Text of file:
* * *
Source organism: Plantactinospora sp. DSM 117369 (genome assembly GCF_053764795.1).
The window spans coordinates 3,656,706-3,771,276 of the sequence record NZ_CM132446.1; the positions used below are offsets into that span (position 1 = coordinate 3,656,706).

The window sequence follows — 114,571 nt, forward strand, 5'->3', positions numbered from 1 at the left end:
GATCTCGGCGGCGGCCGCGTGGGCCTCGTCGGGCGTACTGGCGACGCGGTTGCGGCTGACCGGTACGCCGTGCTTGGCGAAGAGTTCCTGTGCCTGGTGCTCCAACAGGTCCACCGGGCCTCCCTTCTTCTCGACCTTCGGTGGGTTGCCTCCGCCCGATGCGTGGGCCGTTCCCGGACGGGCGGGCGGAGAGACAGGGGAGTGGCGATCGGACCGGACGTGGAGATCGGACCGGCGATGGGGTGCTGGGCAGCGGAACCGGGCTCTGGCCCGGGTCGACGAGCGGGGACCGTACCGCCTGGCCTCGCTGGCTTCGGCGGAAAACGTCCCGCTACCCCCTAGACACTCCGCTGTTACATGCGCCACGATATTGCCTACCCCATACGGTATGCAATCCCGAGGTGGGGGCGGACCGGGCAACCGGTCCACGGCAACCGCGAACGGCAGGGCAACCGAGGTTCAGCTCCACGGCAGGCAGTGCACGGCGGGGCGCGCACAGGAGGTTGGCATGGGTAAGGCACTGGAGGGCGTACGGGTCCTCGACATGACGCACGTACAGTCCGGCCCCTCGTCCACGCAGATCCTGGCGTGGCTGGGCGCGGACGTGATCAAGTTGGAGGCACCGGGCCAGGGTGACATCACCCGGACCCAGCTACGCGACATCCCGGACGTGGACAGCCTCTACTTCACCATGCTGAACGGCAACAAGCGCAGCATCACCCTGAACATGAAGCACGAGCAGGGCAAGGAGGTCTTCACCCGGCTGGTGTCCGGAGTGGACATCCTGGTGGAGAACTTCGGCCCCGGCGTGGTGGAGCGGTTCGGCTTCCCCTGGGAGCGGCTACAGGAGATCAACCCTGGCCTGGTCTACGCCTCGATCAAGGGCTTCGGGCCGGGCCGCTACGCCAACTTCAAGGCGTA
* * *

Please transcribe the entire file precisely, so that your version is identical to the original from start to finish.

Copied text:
Source organism: Plantactinospora sp. DSM 117369 (genome assembly GCF_053764795.1).
The window spans coordinates 3,656,706-3,771,276 of the sequence record NZ_CM132446.1; the positions used below are offsets into that span (position 1 = coordinate 3,656,706).

The window sequence follows — 114,571 nt, forward strand, 5'->3', positions numbered from 1 at the left end:
GATCTCGGCGGCGGCCGCGTGGGCCTCGTCGGGCGTACTGGCGACGCGGTTGCGGCTGACCGGTACGCCGTGCTTGGCGAAGAGTTCCTGTGCCTGGTGCTCCAACAGGTCCACCGGGCCTCCCTTCTTCTCGACCTTCGGTGGGTTGCCTCCGCCCGATGCGTGGGCCGTTCCCGGACGGGCGGGCGGAGAGACAGGGGAGTGGCGATCGGACCGGACGTGGAGATCGGACCGGCGATGGGGTGCTGGGCAGCGGAACCGGGCTCTGGCCCGGGTCGACGAGCGGGGACCGTACCGCCTGGCCTCGCTGGCTTCGGCGGAAAACGTCCCGCTACCCCCTAGACACTCCGCTGTTACATGCGCCACGATATTGCCTACCCCATACGGTATGCAATCCCGAGGTGGGGGCGGACCGGGCAACCGGTCCACGGCAACCGCGAACGGCAGGGCAACCGAGGTTCAGCTCCACGGCAGGCAGTGCACGGCGGGGCGCGCACAGGAGGTTGGCATGGGTAAGGCACTGGAGGGCGTACGGGTCCTCGACATGACGCACGTACAGTCCGGCCCCTCGTCCACGCAGATCCTGGCGTGGCTGGGCGCGGACGTGATCAAGTTGGAGGCACCGGGCCAGGGTGACATCACCCGGACCCAGCTACGCGACATCCCGGACGTGGACAGCCTCTACTTCACCATGCTGAACGGCAACAAGCGCAGCATCACCCTGAACATGAAGCACGAGCAGGGCAAGGAGGTCTTCACCCGGCTGGTGTCCGGAGTGGACATCCTGGTGGAGAACTTCGGCCCCGGCGTGGTGGAGCGGTTCGGCTTCCCCTGGGAGCGGCTACAGGAGATCAACCCTGGCCTGGTCTACGCCTCGATCAAGGGCTTCGGGCCGGGCCGCTACGCCAACTTCAAGGCGTA